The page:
The U.S. trade deficit narrowed in March, falling from an upwardly revised $43.6 billion (from $43.0 billion) to $38.8 billion. The Briefing.com consensus pegged the deficit at $43.0 billion.
Export levels fell $1.7 billion in March to $184.3 billion as large declines in foods (-$1.0 billion) and petroleum-based products (-$1.1 billion) outweighed gains in aircraft parts ($0.8 billion) and nonmonetary gold ($0.5 billion).
Meanwhile, imports declined by $6.5 billion to $223.1 billion with most of the drop occurring due to weaker demand for consumer goods (-$3.4 billion).
Also of note, nonfarm business labor productivity increased 0.7% in the preliminary first quarter reading after falling 1.7% (revised from -1.9%) during the fourth quarter. The Briefing.com consensus expected productivity to increase 1.2%. Output levels increased 2.5%, up from a 0.7% fourth quarter gain.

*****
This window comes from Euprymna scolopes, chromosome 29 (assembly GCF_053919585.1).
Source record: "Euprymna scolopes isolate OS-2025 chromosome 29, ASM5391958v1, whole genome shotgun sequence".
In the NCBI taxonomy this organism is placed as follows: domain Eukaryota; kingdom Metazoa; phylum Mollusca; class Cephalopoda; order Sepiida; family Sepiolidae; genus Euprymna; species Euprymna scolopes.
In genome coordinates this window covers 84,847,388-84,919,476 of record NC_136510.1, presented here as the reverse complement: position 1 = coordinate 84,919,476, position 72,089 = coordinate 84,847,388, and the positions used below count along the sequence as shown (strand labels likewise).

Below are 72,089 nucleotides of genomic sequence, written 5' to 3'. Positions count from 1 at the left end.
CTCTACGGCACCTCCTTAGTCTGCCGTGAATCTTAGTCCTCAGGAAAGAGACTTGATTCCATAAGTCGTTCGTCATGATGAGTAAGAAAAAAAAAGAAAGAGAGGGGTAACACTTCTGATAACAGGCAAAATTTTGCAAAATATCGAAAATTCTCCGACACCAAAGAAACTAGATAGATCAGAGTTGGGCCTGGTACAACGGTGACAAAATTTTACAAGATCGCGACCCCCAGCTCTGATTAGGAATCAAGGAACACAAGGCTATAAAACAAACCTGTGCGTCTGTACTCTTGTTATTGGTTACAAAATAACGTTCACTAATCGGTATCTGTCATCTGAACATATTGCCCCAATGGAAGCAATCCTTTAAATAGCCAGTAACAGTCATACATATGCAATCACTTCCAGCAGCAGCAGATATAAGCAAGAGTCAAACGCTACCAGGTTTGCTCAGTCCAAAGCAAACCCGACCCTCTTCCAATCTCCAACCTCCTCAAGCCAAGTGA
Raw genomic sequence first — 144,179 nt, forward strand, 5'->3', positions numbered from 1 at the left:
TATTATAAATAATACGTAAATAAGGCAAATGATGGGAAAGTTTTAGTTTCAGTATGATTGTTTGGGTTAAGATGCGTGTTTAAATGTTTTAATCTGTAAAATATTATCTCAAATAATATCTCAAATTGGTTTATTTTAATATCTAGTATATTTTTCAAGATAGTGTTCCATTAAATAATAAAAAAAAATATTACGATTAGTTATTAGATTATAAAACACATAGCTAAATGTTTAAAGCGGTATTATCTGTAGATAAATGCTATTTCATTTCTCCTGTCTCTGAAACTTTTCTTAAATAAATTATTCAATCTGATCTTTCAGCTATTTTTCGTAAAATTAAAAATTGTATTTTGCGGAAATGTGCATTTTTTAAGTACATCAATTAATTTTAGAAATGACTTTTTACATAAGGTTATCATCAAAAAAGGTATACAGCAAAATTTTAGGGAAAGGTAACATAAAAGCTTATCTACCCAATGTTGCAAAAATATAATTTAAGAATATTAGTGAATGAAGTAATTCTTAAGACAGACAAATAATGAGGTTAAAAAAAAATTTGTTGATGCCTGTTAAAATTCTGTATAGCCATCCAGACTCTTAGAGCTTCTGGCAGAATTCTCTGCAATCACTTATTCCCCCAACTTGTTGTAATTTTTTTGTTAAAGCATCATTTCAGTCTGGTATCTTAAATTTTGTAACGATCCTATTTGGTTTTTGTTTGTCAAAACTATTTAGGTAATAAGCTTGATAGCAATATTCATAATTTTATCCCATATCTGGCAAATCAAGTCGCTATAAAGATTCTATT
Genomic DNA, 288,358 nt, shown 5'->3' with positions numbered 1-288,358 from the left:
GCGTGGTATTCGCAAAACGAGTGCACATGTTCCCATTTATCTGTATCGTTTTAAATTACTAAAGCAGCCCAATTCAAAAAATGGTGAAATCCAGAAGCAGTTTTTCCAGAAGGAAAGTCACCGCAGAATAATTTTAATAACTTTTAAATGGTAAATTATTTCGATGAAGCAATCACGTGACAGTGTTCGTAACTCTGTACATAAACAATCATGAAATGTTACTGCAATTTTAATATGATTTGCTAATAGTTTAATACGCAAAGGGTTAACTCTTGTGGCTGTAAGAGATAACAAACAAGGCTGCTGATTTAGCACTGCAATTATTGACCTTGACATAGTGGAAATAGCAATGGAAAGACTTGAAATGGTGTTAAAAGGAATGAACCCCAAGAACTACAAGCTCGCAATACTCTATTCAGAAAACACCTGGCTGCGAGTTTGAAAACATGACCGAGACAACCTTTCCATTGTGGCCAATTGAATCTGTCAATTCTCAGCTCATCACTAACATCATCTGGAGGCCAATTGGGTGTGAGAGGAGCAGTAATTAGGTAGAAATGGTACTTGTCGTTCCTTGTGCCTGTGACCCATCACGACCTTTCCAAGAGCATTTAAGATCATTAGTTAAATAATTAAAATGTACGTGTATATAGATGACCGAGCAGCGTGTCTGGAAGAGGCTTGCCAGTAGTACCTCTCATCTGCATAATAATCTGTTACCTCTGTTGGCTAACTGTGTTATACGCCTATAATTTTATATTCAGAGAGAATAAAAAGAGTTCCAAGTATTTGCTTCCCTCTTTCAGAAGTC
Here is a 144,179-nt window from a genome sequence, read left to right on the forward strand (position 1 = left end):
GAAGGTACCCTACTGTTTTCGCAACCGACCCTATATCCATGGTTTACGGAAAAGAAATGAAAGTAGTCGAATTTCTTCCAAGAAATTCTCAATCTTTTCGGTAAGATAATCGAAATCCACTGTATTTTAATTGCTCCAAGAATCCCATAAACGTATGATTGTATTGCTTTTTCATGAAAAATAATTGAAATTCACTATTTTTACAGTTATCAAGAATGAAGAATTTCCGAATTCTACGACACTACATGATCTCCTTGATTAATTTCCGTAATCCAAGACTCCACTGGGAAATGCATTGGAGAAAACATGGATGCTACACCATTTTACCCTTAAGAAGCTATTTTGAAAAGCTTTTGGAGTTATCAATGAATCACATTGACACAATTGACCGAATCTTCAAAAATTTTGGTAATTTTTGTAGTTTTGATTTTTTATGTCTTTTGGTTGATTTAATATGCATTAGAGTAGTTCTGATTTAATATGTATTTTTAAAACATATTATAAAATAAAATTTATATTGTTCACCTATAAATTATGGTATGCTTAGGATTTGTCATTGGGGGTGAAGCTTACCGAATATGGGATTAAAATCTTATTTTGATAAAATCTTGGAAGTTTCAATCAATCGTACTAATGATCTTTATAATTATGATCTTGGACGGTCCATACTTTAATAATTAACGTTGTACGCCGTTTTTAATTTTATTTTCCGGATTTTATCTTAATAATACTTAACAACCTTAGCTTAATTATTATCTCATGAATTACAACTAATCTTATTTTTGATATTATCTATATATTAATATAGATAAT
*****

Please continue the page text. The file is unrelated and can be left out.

Tomorrow's economic data will focus on jobs as April nonfarm payrolls, nonfarm private payrolls, the unemployment rate, hourly earnings, and average workweek will all be reported at 8:30 ET. In addition, March factory orders and April ISM Services Index will be released at 10:00 ET.
Equities ended today's session on their lows as global growth concerns reemerged. The three major indices all lost 0.9%, but the underperformance of small cap stocks was notable as the Russell 2000 slid 2.5%.
Although most markets across the globe were closed in observance of Labor Day, some countries continued reporting their economic data.
China reminded investors of its importance to the global economy as the decline in the country's Manufacturing PMI (50.6 actual, 50.9 prior, 51.0 consensus) along with a disappointing U.S. ISM Index (50.7 actual, 51.3 prior, 51.0 consensus) pressured commodities and commodity-related sectors.